The US is preparing to impose a 200% tariff on Russian-made aluminum as soon as this week to keep pressure on Moscow as the one-year anniversary of the invasion of Ukraine nears, according to people familiar with the situation.
The move has been contemplated for months, said the people, who asked not to be identified discussing internal deliberations. The people added that the US is also targeting the Russian metal because Moscow has been dumping aluminum on the US market and harming American companies.
President Joe Biden has yet to give the official go-ahead for the action, and there have been concerns in the administration about collateral damage on US industries, including aerospace and autos.
Such steep tariffs would effectively end US imports of the metal from Russia. Russia is the world’s second-largest producer of the metal and Russian-supplied aluminum traditionally accounts for about 10% of total US imports.
The latest escalation of pressure on Moscow comes after Washington has unleashed unprecedented levels of sanctions to punish and isolate President Vladimir Putin’s government.
Aluminum imports from the nation dropped near zero in October after Bloomberg News reported the White House was weighing a retaliatory ban on the Russian metal. The potential for punitive tariffs, an outright ban or sanctioning of the company that produces the nation’s metal worried domestic buyers who didn’t want to be stuck with the material. But imports rose to 11,600 tons in November and nearly 11,000 tons in December.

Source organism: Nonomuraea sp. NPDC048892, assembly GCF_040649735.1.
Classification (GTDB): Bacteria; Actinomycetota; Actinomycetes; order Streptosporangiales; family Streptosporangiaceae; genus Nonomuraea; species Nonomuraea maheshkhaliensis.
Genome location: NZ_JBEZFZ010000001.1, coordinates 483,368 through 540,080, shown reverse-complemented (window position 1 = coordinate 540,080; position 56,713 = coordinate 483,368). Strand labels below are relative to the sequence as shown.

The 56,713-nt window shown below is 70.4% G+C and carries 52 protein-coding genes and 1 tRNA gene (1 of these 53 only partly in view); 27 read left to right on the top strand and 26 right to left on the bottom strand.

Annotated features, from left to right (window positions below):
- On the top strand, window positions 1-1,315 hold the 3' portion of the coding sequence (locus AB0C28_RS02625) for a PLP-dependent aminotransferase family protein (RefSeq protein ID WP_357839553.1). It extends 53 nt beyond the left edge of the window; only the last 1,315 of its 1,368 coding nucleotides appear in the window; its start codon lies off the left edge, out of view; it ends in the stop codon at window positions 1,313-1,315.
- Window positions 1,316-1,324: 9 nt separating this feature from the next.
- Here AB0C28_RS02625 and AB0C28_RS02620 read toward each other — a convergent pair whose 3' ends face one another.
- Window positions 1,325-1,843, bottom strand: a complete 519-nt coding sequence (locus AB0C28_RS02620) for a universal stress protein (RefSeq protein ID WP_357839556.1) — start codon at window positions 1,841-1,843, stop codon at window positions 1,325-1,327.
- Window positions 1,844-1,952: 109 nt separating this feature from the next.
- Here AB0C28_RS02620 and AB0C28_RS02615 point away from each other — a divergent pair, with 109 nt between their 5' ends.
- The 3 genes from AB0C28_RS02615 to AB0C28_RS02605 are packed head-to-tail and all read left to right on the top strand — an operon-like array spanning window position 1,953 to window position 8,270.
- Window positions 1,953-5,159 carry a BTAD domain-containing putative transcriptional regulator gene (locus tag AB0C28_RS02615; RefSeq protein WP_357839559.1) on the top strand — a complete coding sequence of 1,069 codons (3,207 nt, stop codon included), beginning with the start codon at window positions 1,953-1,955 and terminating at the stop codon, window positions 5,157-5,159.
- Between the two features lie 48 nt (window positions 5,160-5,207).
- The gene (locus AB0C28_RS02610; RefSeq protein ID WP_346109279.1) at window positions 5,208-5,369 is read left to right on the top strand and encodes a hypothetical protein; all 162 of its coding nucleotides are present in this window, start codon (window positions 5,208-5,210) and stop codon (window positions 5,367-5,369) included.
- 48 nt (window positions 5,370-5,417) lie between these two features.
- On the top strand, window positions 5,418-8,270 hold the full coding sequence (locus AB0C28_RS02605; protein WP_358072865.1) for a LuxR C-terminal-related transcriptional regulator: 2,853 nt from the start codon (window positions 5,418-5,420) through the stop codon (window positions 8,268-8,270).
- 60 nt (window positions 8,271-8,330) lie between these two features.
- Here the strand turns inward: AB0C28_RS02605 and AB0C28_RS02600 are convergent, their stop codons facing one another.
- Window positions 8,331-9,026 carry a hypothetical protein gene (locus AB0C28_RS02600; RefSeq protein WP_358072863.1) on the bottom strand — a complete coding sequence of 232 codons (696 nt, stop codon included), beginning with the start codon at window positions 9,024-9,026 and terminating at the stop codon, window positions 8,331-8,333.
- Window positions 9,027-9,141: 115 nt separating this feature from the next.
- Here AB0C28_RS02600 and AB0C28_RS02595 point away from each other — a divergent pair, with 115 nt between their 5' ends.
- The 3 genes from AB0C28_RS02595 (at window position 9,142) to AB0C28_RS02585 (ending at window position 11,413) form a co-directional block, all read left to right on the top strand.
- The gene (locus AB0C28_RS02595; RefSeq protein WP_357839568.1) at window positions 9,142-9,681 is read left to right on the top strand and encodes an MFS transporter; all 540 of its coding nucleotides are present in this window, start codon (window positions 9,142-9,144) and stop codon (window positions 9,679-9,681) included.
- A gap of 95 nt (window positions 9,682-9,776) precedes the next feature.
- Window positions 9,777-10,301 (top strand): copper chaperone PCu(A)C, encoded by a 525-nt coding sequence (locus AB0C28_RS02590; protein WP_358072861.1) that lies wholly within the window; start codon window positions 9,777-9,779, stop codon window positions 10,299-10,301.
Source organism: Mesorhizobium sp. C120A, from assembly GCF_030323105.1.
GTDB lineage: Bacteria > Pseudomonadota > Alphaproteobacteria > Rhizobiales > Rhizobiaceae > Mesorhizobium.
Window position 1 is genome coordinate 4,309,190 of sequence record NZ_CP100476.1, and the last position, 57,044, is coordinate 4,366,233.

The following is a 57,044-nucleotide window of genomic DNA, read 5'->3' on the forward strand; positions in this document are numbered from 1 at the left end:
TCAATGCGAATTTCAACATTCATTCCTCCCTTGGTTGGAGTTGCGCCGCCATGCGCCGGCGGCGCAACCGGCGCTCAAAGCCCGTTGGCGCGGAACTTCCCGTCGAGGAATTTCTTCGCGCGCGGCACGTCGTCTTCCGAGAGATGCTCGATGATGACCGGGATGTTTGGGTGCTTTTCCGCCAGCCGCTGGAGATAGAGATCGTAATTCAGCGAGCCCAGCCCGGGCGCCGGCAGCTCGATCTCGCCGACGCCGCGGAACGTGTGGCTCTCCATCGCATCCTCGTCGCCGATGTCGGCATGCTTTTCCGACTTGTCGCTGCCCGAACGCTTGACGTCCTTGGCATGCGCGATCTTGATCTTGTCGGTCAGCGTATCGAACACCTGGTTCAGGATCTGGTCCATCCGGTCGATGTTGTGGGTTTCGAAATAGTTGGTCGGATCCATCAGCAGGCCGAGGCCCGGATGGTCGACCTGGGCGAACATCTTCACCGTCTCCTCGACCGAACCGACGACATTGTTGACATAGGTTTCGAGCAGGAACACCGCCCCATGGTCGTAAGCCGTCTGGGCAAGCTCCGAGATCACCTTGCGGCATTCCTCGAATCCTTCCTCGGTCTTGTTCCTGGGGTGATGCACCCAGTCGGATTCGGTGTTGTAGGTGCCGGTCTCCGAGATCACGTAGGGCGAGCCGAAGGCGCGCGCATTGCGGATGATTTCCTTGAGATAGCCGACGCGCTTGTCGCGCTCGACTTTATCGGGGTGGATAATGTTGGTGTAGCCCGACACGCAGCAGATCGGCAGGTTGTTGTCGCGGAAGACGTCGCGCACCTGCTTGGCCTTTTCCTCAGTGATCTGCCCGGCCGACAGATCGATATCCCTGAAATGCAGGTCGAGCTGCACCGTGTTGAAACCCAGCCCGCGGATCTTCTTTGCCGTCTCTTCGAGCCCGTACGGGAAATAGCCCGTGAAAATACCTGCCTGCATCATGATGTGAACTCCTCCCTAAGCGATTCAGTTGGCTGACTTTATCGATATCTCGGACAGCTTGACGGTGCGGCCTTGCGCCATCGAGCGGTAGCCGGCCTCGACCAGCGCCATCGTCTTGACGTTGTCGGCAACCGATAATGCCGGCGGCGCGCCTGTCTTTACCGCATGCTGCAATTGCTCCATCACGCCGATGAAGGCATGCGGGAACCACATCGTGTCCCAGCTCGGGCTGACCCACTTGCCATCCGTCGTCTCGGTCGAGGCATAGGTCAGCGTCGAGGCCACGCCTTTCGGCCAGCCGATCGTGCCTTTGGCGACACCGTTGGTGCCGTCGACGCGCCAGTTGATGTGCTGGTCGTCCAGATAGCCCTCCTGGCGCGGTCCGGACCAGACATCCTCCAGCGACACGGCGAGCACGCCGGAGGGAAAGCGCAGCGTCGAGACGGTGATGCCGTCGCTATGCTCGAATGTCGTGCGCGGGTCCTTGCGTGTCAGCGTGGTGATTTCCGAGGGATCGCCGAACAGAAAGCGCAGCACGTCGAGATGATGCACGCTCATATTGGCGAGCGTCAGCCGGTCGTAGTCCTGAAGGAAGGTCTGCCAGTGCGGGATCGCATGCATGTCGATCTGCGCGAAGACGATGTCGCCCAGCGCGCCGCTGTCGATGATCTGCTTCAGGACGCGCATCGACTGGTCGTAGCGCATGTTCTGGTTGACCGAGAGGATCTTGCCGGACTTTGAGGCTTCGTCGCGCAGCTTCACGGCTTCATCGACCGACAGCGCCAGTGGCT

January saw imports of 9,700 tons of aluminum from Russia.
Rusal shares in Moscow declined 1%. Aluminum futures traded on the London Metal Exchange pared an early 2.2% loss after the news, trading 1.1% lower as of 9:42 a.m. New York time. Russia is one of the top producers of the metal, and tariffs on its supply will likely tighten the global market and help boost prices.
Rusal, the only Russian aluminum producer, declined to comment immediately.
The White House National Security Council didn’t immediately respond to requests for comment.
Russia, the world’s largest producer outside of China, is a significant source of material for the US market. While most of it is value-added products, buyers across the US from building and construction to automotive.
Aluminum dropped about 15% last year amid worries of a slowing in global growth and the on-going pandemic lockdowns in China, the world’s largest consumer. Buyers in the US market since October had been discussing the potential of alternate supply in the event that Russian metal would receive a ban, tariff or sanction.
Discussions in recent months by industry participants have centered around where Russian metal would go if it suddenly was blocked out of the US market as well as Europe. One such destination could be China, with worries that the Russian metal could be transshipped through that country and other countries and land on domestic shores.